Judges Quash 35-Year Murder Conviction



THE Court of Appeal yesterday overturned the 35-year murder sentence of a man who was accused of shooting another man in the face at a bar in 2014, after he challenged the trial judge’s decision on the basis of “material irregularities and the judge’s decision to reject his no case submission.”

On March 19, 2017, Garvin Adderley was convicted of the murder of Marcus Miller Jr and sentenced to 35 years’ imprisonment six months later on September 19, 2017. He filed his Criminal Form No. 1 on November 8, 2017 and then filed a summons and supporting affidavit on April 23, 2019.

Yesterday, Justices Jon Isaacs, Maureen Crane-Scott and Roy Jones ruled that there was not enough “admissible identification evidence” provided to link Adderley to the shooting death of Miller.

The judges concluded that the matter was not an “appropriate case for the application of the proviso contained in Section 13 of the Court of Appeal Act” and said that it was not appropriate for Adderley to be required to undergo another trial.

According to a judgement posted on the Court of Appeal’s website, the Crown relied on statements made by Miller before his death which included a statement to his father, another statement to the police made a day after the incident which was reduced to writing, and a second verbal statement to two police officers made in the presence of the victim’s brother.

Miller was shot to the face at the rear of Gibson's Bar on Carmichael Road on January 6, 2014. He was transported to the hospital for medical treatment by friends. While admitted, Miller was visited by his father Marcus Miller Sr, who asked him if he knew who had shot him. At the time, the younger Miller told his father a man named Blue had done it, making a reference to Adderley.

On January 7, 2014, Miller Jr was visited by officers from the Central Detective Unit who recorded a written statement from him. In the statement, Miller Jr said that sometime around 8pm on January 6, 2014, he left his residence and went to the bar to “socialise” with friends.

He told police sometime that night, Adderley approached him and told him to leave the bar because he was talking too loud. Miller said that he knew Adderley was a “troublesome” person, so he decided to walk over to his friend’s truck.

He then claimed that Adderley followed him, put his hand in his face and continued to argue with him, but he said he ignored Adderley, because he felt he was looking for a “reason to fight him.” A short time later, Miller’s friend, Orlyn Young, managed to calm Adderley who ended up leaving with another male in a silver Suzuki Swift a short time later.

Miller said he was eating at the back of the bar when he heard a “bang” sound which sounded like a gun going off. He told police that he tried to run away because the sound was close, but realised that he could not move and fell to the ground.

Miller said when he lifted his head up, he saw Adderley dressed in a white shirt and blue short pants, holding a handgun in his hand. He also said he saw Missick, who he referred to as “Bats”, with a black and silver shotgun making his way towards him. He said this made him afraid so he pretended to be dead. In his statement, Miller also provided the police with physical descriptions of Adderley and Missick.

Four other persons who witnessed the incident gave statements to the police and testified during the trial. None of them were able to identify any of the alleged shooters and said they only saw one person carrying a shotgun.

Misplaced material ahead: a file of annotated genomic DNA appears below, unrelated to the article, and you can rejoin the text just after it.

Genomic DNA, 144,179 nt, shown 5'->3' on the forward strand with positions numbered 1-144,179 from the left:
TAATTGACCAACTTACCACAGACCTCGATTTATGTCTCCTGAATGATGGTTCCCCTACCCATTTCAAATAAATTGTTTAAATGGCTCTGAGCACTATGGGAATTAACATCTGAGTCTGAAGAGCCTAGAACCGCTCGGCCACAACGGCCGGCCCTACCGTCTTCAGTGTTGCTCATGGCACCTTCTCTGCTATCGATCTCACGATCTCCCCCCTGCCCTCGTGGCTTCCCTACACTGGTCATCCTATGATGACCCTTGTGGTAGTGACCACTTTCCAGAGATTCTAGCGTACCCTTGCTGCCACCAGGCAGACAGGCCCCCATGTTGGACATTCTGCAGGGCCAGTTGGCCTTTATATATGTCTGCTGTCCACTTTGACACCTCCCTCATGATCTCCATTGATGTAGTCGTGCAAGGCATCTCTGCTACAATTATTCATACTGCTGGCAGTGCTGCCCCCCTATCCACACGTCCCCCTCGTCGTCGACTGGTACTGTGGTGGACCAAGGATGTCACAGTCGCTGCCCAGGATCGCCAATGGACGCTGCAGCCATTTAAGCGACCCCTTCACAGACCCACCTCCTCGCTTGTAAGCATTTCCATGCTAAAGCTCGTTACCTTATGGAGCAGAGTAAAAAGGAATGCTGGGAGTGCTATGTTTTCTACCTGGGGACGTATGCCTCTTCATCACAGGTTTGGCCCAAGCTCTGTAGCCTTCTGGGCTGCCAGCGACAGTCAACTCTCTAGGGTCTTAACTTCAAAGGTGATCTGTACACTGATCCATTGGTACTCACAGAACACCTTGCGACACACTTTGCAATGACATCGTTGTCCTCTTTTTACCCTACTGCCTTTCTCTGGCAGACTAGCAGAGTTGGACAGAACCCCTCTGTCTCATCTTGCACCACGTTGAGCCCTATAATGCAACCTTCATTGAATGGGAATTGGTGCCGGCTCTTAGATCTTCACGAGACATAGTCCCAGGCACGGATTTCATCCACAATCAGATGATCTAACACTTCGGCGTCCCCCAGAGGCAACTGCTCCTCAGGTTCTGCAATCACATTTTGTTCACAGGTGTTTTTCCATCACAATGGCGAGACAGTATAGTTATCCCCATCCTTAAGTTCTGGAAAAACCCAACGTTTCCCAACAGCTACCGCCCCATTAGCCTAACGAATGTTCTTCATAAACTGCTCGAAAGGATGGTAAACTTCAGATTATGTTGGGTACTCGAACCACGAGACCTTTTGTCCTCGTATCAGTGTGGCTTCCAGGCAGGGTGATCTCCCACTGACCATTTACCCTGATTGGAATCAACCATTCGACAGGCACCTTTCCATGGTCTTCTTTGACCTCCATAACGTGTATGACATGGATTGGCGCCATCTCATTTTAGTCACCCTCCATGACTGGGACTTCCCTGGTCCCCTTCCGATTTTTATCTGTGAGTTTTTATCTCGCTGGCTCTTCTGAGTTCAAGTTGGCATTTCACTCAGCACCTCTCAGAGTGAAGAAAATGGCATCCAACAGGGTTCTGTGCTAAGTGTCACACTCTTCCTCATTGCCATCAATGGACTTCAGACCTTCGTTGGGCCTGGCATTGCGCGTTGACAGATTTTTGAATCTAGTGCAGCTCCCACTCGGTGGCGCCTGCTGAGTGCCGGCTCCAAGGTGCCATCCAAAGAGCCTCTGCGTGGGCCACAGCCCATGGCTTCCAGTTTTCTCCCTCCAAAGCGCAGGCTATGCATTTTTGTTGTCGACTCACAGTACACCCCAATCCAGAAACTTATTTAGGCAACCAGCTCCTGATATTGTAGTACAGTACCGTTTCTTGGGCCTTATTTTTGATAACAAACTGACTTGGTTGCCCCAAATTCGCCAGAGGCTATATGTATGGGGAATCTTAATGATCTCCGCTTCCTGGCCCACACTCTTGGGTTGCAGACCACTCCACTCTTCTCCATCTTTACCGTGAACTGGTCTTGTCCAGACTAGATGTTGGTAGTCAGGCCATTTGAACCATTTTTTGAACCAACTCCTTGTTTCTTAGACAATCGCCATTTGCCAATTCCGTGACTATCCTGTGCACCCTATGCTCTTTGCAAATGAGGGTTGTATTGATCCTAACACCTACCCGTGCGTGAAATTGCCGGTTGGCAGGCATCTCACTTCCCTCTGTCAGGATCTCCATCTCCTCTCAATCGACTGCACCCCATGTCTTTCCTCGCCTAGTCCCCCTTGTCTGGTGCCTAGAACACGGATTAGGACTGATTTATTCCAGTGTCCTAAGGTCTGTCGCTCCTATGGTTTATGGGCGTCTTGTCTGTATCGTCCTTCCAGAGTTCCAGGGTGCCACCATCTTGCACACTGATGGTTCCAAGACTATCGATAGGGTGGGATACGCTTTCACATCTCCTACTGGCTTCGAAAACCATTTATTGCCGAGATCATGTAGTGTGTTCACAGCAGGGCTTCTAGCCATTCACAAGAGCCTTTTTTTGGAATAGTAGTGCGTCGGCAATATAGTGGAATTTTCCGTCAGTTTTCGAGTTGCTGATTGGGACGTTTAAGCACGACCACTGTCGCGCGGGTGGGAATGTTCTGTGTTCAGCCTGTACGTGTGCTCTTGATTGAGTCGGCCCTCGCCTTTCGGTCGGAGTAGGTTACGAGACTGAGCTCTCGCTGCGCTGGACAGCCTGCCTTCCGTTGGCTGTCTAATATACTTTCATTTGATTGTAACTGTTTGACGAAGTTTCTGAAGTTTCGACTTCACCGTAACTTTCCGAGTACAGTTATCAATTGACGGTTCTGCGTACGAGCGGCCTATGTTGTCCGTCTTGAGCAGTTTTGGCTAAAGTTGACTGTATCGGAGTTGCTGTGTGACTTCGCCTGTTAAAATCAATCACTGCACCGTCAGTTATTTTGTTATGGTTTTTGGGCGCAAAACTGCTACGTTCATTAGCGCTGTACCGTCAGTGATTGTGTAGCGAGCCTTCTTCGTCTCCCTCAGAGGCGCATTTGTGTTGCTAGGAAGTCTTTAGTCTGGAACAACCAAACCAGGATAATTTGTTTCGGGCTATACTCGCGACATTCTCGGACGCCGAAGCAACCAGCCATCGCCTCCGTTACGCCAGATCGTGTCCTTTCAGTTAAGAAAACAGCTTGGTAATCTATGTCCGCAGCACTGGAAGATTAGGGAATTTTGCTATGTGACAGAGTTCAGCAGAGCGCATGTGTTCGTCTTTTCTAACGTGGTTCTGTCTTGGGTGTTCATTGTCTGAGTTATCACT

“There was an individual, Tyson Cargill, who had participated in an identification parade for the appellant but who did not give evidence at the trial whose identification of the appellant on the parade was, impermissibly, allowed to be told to the jury. That individual told police investigators of seeing two persons with firearms that night,” the court documents read.

“On 14 January 2014, the day Marcus died, his brother Tyrone Miller was with him when he was visited by two police officers one of whom asked him, ‘So it was Bats and Blue who shot you?’ Marcus replied, ‘Yes, sir.’

“At the trial, the written and verbal statements were held to be exceptions to the hearsay rule by the judge and were admitted into evidence as a part of the res gestae in respect of the response to the father and dying declarations in respect of the statement and the reply to the two officers’ question respectively.”

The Crown also relied on the evidence of Inspector Elvin Missick, who conducted the identification parade with the intended appellant. Inspector Missick said he was present at the Central Detective Unit on January 31 2014, when Tyson Cargill identified Adderley as one of the persons responsible for Miller’s death.

Still, it was noted that this aspect of Inspector Missick's testimony was categorised as “inadmissible hearsay,” since Tyson Cargill was deceased at the time of the trial and therefore, “not available to give viva voce evidence on behalf of the Crown,” although he had “given a statement to the police.”

The court documents said no application was made by the Crown “pursuant to section 66 of the Evidence Act, to have Cargill’s written statement entered into evidence during the trial.”

In their decision, the judges granted the application for leave to appeal out of time. They also quashed the conviction and set aside the sentence imposed by the judge. There was no order for a retrial.

“At the close of the Crown’s case there was, in our view, insufficient admissible identification evidence adduced to link the intended appellant to the shooting of Marcus. In the premises he should not have been called upon to present a case. The judge ought to have acceded to the submission of no case to answer in the circumstance.”

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